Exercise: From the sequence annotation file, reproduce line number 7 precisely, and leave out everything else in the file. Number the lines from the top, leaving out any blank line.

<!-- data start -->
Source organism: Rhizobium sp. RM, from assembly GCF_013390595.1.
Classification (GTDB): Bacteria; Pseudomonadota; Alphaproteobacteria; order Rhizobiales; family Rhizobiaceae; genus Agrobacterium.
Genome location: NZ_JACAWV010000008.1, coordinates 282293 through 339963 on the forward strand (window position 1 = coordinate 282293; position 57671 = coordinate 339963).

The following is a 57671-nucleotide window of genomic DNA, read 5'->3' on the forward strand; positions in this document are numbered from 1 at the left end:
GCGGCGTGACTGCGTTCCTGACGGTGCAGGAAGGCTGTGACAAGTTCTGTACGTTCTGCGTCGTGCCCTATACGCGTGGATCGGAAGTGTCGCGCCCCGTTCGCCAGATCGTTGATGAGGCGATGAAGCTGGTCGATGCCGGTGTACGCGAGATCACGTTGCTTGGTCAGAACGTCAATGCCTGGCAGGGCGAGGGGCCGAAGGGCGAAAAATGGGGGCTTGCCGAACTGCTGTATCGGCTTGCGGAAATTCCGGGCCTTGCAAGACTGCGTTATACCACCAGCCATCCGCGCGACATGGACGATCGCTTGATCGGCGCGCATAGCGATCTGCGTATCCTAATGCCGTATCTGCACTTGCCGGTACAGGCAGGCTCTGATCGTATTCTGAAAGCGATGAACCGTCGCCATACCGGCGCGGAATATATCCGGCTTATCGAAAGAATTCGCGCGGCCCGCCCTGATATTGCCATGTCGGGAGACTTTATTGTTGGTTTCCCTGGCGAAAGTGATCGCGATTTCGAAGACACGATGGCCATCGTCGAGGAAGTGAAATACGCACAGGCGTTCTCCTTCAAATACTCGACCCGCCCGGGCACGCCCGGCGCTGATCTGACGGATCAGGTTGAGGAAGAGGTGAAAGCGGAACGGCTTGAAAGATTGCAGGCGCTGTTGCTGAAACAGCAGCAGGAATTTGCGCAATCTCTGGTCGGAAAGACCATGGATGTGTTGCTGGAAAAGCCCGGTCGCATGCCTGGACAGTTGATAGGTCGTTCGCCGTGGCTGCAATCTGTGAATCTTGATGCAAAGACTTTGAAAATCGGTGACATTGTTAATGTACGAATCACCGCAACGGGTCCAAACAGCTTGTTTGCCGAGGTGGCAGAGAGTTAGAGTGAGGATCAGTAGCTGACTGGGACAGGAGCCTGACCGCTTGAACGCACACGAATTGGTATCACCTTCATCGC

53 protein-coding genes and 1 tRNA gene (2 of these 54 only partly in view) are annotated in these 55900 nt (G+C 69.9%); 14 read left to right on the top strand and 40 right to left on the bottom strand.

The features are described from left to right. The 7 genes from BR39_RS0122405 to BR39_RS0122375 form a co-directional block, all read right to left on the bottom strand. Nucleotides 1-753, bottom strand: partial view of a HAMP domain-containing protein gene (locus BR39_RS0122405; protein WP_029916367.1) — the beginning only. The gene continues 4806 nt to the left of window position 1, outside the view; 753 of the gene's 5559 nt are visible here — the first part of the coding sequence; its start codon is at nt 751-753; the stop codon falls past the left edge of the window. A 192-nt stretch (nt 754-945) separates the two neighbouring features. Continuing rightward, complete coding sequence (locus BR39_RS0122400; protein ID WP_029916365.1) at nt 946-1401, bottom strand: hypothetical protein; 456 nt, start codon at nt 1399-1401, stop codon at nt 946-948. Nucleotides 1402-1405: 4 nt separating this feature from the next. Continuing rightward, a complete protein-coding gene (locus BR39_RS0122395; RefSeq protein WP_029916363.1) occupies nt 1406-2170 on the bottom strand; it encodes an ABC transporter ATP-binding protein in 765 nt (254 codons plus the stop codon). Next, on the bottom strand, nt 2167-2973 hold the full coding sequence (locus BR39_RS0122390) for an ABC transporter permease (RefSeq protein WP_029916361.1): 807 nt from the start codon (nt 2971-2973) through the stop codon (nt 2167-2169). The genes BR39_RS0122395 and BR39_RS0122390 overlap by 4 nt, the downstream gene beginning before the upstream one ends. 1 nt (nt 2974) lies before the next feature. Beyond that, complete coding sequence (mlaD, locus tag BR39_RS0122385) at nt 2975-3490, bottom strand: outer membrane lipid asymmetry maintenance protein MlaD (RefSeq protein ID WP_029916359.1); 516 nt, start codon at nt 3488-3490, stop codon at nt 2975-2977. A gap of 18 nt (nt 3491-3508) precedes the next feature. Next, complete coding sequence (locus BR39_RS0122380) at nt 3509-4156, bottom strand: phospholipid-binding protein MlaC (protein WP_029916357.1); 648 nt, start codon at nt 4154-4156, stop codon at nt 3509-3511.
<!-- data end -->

The features are described from left to right. The 7 genes from BR39_RS0122405 to BR39_RS0122375 form a co-directional block, all read right to left on the bottom strand. Nucleotides 1-753, bottom strand: partial view of a HAMP domain-containing protein gene (locus BR39_RS0122405; protein WP_029916367.1) — the beginning only. The gene continues 4806 nt to the left of window position 1, outside the view; 753 of the gene's 5559 nt are visible here — the first part of the coding sequence; its start codon is at nt 751-753; the stop codon falls past the left edge of the window. A 192-nt stretch (nt 754-945) separates the two neighbouring features. Continuing rightward, complete coding sequence (locus BR39_RS0122400; protein ID WP_029916365.1) at nt 946-1401, bottom strand: hypothetical protein; 456 nt, start codon at nt 1399-1401, stop codon at nt 946-948. Nucleotides 1402-1405: 4 nt separating this feature from the next. Continuing rightward, a complete protein-coding gene (locus BR39_RS0122395; RefSeq protein WP_029916363.1) occupies nt 1406-2170 on the bottom strand; it encodes an ABC transporter ATP-binding protein in 765 nt (254 codons plus the stop codon). Next, on the bottom strand, nt 2167-2973 hold the full coding sequence (locus BR39_RS0122390) for an ABC transporter permease (RefSeq protein WP_029916361.1): 807 nt from the start codon (nt 2971-2973) through the stop codon (nt 2167-2169). The genes BR39_RS0122395 and BR39_RS0122390 overlap by 4 nt, the downstream gene beginning before the upstream one ends. 1 nt (nt 2974) lies before the next feature. Beyond that, complete coding sequence (mlaD, locus tag BR39_RS0122385) at nt 2975-3490, bottom strand: outer membrane lipid asymmetry maintenance protein MlaD (RefSeq protein ID WP_029916359.1); 516 nt, start codon at nt 3488-3490, stop codon at nt 2975-2977. A gap of 18 nt (nt 3491-3508) precedes the next feature. Next, complete coding sequence (locus BR39_RS0122380) at nt 3509-4156, bottom strand: phospholipid-binding protein MlaC (protein WP_029916357.1); 648 nt, start codon at nt 4154-4156, stop codon at nt 3509-3511.